The Basics of Hypopituitarism and Hormone Replacement
The hypothalamus and the pituitary gland are responsible for hormone function. Hormones are chemical messengers.
The hypothalamus is responsible for regulating the internal balance of the body (called “homeostasis”), regulating the pituitary gland’s production of hormones, and producing two hormones itself.
The pituitary gland is responsible for producing six other hormones and releasing them into the bloodstream. After the removal of an H-P tumor, the hypothalamus and pituitary gland are often damaged and can no longer make or regulate hormones. These hormones are essential for life; fortunately, there are medications that can be taken to replace the hormones that the damaged hypothalamus and pituitary gland can no longer make.
When a person does not make an essential hormone, the condition is called “hypopituitarism.” Each missing essential hormone is associated with a medical condition and need for a replacement hormone.
Hypopituitarism can result from various causes, including:
- Tumors: Benign or malignant tumors that affect the pituitary gland can disrupt its normal hormone production.
- Trauma: Head injuries or surgeries in the region of the pituitary gland can damage its function.
- Radiation: Radiation therapy, especially when targeting brain tumors, can harm the pituitary gland and lead to hormone deficiencies.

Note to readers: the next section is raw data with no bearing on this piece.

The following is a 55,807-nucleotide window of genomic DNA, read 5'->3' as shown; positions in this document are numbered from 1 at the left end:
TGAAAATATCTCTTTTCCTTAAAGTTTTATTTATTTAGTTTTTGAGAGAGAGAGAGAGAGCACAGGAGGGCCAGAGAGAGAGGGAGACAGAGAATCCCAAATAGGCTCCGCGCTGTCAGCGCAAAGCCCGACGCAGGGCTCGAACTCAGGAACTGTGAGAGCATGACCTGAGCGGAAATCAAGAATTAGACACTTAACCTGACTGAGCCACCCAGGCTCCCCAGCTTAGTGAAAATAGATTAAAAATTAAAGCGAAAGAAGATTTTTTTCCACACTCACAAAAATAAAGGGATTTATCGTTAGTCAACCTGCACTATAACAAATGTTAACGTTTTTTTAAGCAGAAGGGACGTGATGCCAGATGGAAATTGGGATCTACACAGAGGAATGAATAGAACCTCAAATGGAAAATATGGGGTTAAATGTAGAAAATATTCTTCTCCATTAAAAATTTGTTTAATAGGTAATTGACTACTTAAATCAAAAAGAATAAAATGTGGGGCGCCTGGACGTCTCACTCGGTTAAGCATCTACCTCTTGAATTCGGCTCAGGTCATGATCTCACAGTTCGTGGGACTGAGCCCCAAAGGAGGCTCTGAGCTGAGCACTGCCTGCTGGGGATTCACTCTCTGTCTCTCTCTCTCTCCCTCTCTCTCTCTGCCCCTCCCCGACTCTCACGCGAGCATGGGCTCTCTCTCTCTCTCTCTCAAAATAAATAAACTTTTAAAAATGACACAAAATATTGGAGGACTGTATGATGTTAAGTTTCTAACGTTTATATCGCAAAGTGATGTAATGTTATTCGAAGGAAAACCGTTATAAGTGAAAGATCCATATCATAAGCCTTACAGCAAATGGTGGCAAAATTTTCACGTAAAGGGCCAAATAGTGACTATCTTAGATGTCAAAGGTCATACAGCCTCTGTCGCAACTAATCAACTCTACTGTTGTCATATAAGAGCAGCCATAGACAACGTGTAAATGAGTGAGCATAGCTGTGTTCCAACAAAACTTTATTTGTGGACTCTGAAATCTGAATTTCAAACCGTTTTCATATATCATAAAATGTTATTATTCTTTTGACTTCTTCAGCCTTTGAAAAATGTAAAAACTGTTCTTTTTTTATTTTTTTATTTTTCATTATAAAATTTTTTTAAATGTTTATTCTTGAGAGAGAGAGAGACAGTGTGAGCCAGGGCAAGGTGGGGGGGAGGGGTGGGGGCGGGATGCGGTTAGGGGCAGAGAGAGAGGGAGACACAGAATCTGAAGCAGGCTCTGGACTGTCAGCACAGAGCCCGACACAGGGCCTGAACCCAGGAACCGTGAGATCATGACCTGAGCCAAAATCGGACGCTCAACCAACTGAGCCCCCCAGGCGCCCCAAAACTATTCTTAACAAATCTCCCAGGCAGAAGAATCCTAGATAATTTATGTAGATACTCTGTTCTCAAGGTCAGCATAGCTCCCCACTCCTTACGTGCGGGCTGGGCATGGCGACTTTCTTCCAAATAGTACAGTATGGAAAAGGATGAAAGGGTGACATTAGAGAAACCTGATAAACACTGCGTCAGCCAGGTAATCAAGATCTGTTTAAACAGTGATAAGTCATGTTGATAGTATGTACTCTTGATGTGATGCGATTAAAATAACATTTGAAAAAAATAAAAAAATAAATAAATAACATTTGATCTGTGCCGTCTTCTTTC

- Autoimmune Disorders: Autoimmune diseases, where the immune system attacks the body’s own tissues, can target the pituitary gland and disrupt hormone production.
- Genetic Factors: Rare genetic conditions can lead to underdevelopment or dysfunction of the pituitary gland.
- Ischemic Injury: Reduced blood flow to the pituitary gland, often due to a stroke or other vascular events, can lead to hormone deficiencies.
The specific hormones that can be affected in hypopituitarism include:
- Adrenocorticotropic hormone (ACTH): Regulates the adrenal glands and cortisol production, which is important for managing stress and metabolism.
- Thyroid-stimulating hormone (TSH): Stimulates the thyroid gland to produce thyroid hormones that control metabolism.
- Luteinizing hormone (LH) and follicle-stimulating hormone (FSH): These hormones are crucial for reproductive function, including the regulation of menstrual cycles and sperm production.
- Growth hormone (GH): Essential for growth and development, particularly during childhood.
- Prolactin: Stimulates milk production in lactating individuals.
- Antidiuretic hormone (ADH) or vasopressin: Regulates water balance and controls the concentration of urine.
The symptoms of hypopituitarism can vary depending on which hormones are deficient. Common symptoms may include fatigue, weight loss or gain, low blood pressure, decreased libido, infertility, irregular menstruation, sensitivity to cold, and changes in body composition. Treatment typically involves hormone replacement therapy to restore hormone levels and manage the associated symptoms. The specific treatment approach will depend on the underlying cause and the hormones that are affected. If you suspect you have hypopituitarism, it’s important to consult a medical professional for proper diagnosis and management.
A Closer Look at Hormone Replacement
Dr. Craig Alter, president of the Pediatric Endocrine Society, takes us on a journey through the pituitary hormones,
This hormone is responsible for regulating growth, fat, muscle, tissue, and bone. When a person has Growth Hormone Deficiency, growth hormone injections help replace this important hormone for children and adults.